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Context of 'September 2003: Lawyers’ Committee for Human Rights Criticizes Bush Administration'

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In January 2002, the Observer reports that Anas al-Liby, one of al-Qaeda’s top leaders, has been recently captured in Afghanistan. Al-Liby is considered one of bin Laden’s computer experts, and a long-time member of al-Qaeda’s ruling council. [Observer, 1/20/2002] In early March 2002, the London Times mentions al-Liby’s capture as an established fact. [London Times, 3/11/2002] Then, in late March 2002, the London Times and the Washington Post report that al-Liby has been recently captured in Sudan. Anonymous CIA sources and anonymous “senior administration officials” claim that al-Liby has been captured, but the Sudanese and US governments officially deny the arrest. The London Times says the arrest “has been kept a closely guarded secret.” Some senior officials who told the Post al-Liby had been arrested later change their account and say it was someone with a similar name. [London Times, 3/17/2002; Washington Post, 3/19/2002; Washington Post, 3/20/2002] Al-Liby remains on the FBI’s most wanted list, with a $25 million reward on his name. It will later be lowered to $5 million. [London Times, 5/8/2005] Al-Liby appears to have collaborated with British intelligence to kill Libyan leader Colonel Mu’ammar al-Qadhafi in 1996 and was allowed to openly live in Britain until 2000 (see Late 1995-May 2000; 1996). In 2003, it will be reported that al-Liby was captured in Sudan and then secretly deported to Egypt, where he is wanted for an attempted assassination of Egyptian President Hosni Mubarak (see (Late 1995)). [Scotland on Sunday, 10/26/2003] In 2007, human rights groups will list al-Liby as a possible ghost prisoner still held by the US (see June 7, 2007).

Entity Tags: Anas al-Liby

Timeline Tags: Complete 911 Timeline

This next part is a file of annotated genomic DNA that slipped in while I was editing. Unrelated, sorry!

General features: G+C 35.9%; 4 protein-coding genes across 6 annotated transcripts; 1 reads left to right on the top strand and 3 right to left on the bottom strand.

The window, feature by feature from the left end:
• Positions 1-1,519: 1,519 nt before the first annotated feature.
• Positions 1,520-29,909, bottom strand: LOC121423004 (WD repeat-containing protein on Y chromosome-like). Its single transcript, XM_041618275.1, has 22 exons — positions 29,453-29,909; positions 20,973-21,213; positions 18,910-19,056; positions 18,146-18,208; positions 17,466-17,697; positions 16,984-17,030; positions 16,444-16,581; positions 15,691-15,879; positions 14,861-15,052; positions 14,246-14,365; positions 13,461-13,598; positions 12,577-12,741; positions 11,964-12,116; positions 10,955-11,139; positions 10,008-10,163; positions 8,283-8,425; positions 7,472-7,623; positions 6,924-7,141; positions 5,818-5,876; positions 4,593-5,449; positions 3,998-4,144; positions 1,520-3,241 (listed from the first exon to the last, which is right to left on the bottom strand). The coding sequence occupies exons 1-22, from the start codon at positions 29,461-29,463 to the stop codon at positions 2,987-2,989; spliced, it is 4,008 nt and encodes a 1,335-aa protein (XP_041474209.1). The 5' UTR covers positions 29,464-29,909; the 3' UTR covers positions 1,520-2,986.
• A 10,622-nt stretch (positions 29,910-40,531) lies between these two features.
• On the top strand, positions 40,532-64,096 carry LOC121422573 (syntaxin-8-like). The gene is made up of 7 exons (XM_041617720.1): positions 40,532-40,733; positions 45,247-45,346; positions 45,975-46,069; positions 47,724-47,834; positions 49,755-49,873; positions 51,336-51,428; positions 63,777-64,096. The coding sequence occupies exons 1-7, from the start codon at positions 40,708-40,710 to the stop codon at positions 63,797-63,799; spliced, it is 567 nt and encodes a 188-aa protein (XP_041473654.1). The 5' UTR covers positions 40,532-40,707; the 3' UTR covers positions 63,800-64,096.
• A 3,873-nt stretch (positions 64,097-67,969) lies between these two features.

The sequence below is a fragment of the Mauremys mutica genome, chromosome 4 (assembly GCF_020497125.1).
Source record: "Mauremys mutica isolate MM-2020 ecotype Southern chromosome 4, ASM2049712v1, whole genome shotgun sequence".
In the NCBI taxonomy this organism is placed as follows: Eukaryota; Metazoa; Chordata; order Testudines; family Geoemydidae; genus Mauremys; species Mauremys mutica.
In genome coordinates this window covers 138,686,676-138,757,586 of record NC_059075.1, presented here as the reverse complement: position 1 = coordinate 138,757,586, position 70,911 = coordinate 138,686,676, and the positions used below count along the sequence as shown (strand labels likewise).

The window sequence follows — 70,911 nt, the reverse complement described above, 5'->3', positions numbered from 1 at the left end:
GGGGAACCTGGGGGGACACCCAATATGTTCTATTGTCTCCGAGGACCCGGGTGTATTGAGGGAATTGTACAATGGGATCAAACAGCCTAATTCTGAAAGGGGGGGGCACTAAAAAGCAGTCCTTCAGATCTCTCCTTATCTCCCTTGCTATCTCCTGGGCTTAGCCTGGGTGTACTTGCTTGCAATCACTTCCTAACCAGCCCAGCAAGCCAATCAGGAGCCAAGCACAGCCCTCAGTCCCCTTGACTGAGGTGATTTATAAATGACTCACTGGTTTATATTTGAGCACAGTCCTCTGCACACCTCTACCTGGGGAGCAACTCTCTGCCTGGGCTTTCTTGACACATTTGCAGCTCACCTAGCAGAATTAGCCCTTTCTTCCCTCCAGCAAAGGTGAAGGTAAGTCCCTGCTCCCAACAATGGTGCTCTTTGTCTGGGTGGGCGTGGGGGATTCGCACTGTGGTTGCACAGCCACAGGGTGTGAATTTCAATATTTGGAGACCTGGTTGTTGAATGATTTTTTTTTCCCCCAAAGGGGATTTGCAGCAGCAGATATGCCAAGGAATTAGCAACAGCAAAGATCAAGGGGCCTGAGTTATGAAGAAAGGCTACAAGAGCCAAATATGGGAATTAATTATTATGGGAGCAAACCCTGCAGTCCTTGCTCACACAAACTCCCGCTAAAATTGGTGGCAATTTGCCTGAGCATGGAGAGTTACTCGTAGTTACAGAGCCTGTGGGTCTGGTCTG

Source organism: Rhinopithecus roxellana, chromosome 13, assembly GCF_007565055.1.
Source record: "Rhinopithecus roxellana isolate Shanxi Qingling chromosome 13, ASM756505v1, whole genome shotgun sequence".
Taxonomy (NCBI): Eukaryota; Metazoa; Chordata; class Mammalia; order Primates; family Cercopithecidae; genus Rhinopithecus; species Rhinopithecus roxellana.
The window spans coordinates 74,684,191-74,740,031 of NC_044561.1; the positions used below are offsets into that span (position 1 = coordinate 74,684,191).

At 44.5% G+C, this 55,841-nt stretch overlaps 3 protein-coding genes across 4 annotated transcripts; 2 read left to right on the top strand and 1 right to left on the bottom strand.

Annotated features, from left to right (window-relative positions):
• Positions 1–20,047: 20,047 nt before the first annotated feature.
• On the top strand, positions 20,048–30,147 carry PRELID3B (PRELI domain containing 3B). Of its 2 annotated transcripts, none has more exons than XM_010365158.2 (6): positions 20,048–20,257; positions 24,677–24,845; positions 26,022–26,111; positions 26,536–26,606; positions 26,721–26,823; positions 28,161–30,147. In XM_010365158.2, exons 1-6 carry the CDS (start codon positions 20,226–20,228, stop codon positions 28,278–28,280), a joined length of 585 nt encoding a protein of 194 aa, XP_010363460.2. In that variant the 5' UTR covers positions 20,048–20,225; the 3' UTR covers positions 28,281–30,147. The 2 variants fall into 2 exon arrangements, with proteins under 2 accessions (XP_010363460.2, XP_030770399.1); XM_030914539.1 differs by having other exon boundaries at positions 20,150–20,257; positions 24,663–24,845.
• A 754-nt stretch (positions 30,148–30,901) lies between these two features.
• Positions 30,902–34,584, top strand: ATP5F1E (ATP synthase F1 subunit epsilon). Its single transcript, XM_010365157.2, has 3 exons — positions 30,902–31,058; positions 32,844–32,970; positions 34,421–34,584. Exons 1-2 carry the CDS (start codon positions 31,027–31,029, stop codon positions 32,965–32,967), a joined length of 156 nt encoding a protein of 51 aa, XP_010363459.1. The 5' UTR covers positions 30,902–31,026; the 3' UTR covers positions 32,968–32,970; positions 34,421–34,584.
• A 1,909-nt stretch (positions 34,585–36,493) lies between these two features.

The UN Special Rapporteur on the independence of judges and lawyers, Param Cumaraswamy—still awaiting a response from the US government to his urgent appeal (see November 13, 2001) relating to Bush’s November 13, 2001 military order (see November 13, 2001) —says: “The Bush administration has not been very responsive to criticisms, and they have become a little intolerant to criticisms about themselves, but they are very free to criticize other governments when they violate human rights norms.” [BBC Radio 4, 7/13/2003]

Entity Tags: Bush administration (43), Amnesty International, Charles Anteby

Timeline Tags: Torture of US Captives

The Lawyers’ Committee for Human Rights (later known as Human Rights First) notices a “continuing erosion of basic human rights protections under US law and policy” since the 9/11 attacks. The organization states that “governments long criticized for human rights abuses have publicly applauded US policies, which they now see as an endorsement of their own longstanding practices.” As an example, Egypt’s President Hosni Mubarak is cited, who declared shortly after 9/11, that new US policies prove “that we were right from the beginning in using all means, including military tribunals, to combat terrorism.… There is no doubt that the events of September 11 created a new concept of democracy that differs from the concept that Western states defended before these events, especially in regard to the freedom of the individual.” [Lawyers Committee for Human Rights, 9/2003 pdf file]

Entity Tags: Hosni Mubarak, Human Rights First

Timeline Tags: Torture of US Captives

In response to a request by Human Rights First, the Defense Department says, “The number of detainees within Afghanistan is classified due to ongoing military operations and force protection concerns.” [First, 6/2004 pdf file]

Entity Tags: Human Rights First

Timeline Tags: Torture of US Captives, War in Afghanistan

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